It pleases them most to take." It pleases them most to take." 



THE COAT STILL OFF. 

Mr. Parnell, speaking at Galway, October 1st, 1880, said :— 
" I wish to see the tenant-farmers prosperous ; but, large and 
important as is the class of tenant-farmers, constituting as they do, 
with their wives and families, the majority of the people of this 
country, I would not have taken off my coat and gone to this work 
if I had not known that we were laying the foundation in this 
movement for the regeneration of our legislative independence. 
(Cheers.) " 

At Ballina, April 20th, 1891, Mr. Parnell referred to the various 
Land Acts which have become law, and his action in supporting the 
Land Purchase Bill, continued : — 

" It was for these things that I took off my coat in 1880 — (cheers) 

— and it is for these things that I have got my coat off still — (loud 

cheers) — and that 1 intend to keep it off — (cheers) — until we have 

banished traitors and seceders from the Irish ranks — (groans for them) 

— until we have secured once more a united army and a united 

country, pressing on for the recovery ot Irish freedom and Irish 

legislative independence. (Loud cheers)" — FreewsLti s J curnal, 21st 

April, 1 89 1.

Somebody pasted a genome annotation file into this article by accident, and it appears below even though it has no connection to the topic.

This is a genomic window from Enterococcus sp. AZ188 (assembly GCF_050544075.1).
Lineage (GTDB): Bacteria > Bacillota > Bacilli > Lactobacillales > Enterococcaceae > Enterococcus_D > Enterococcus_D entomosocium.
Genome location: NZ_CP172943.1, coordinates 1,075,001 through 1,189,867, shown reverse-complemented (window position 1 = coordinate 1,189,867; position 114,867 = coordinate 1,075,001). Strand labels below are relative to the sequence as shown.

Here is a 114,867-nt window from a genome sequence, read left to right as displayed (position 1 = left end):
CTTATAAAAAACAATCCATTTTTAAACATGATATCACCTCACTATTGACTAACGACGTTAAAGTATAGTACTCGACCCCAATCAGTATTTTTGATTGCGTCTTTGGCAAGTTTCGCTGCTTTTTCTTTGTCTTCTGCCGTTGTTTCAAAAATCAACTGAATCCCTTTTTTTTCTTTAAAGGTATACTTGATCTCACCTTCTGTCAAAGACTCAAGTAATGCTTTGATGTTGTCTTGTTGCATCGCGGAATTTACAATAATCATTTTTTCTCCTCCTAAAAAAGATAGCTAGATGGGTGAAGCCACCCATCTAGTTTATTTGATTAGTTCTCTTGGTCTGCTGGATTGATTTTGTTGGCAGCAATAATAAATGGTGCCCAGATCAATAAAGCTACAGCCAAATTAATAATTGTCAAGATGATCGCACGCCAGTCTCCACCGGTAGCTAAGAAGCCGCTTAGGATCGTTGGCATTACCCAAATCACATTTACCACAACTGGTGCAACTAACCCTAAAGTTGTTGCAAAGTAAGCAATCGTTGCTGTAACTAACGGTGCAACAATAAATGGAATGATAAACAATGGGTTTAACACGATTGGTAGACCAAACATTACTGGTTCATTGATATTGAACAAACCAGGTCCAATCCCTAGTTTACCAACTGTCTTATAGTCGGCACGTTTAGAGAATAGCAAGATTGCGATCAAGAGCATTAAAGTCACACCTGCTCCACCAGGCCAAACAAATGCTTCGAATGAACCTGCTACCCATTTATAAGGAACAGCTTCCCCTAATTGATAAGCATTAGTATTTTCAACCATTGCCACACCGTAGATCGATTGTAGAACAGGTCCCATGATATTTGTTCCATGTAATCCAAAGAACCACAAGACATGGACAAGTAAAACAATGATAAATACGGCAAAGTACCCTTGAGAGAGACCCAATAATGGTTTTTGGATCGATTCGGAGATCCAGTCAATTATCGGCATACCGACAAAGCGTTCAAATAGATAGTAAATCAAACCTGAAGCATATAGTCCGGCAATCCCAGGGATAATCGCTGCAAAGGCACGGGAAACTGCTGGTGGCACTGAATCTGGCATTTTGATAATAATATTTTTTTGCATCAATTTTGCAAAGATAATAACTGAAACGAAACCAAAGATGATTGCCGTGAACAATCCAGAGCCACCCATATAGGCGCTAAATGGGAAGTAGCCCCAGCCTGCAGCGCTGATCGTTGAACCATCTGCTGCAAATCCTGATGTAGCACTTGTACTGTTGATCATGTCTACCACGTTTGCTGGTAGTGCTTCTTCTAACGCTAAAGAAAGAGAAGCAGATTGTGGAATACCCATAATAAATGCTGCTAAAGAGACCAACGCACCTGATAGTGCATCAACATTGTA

50] 



3 

A NOTE FOR ME. GLADSTONE. 

Mr. Thomas Sextox M- 1 *., at Cork, on 1 7th December.. 1890* 
referred to Mr. Gladstone's declining to give the assurances asked for 
<by Mr. Parnell, as regards his next Home Rule Scheme, and stated : — 

" I may here say that unless Mr. Gladstone, of his own accord, 
gives a statement of his intention satisfactory to us, it will be our 
duty, a duty we shall execute in due time, to obtain assurances from 
:him before any National interest is jeopardized ; to obtain assurances 
from him not only upon the points included in Mr. Parnell's manifesto, 
but upon every point which, in the interests of Ireland, must and 
should receive attention." — Cork Herald, 18 th December, 1890. 



MR. JOHN DILLON IN AMERICA. 

In a speech delivered at the Metropolitan Opera House, New 
Tfork, on November nth, 1890, Mr. John Dillon said: — 

"The cause as claimed for the Irish people is the right to make 
their own laws and name their own representatives. It is the same 
fight in which your forefathers bled and fell. The acquisition of these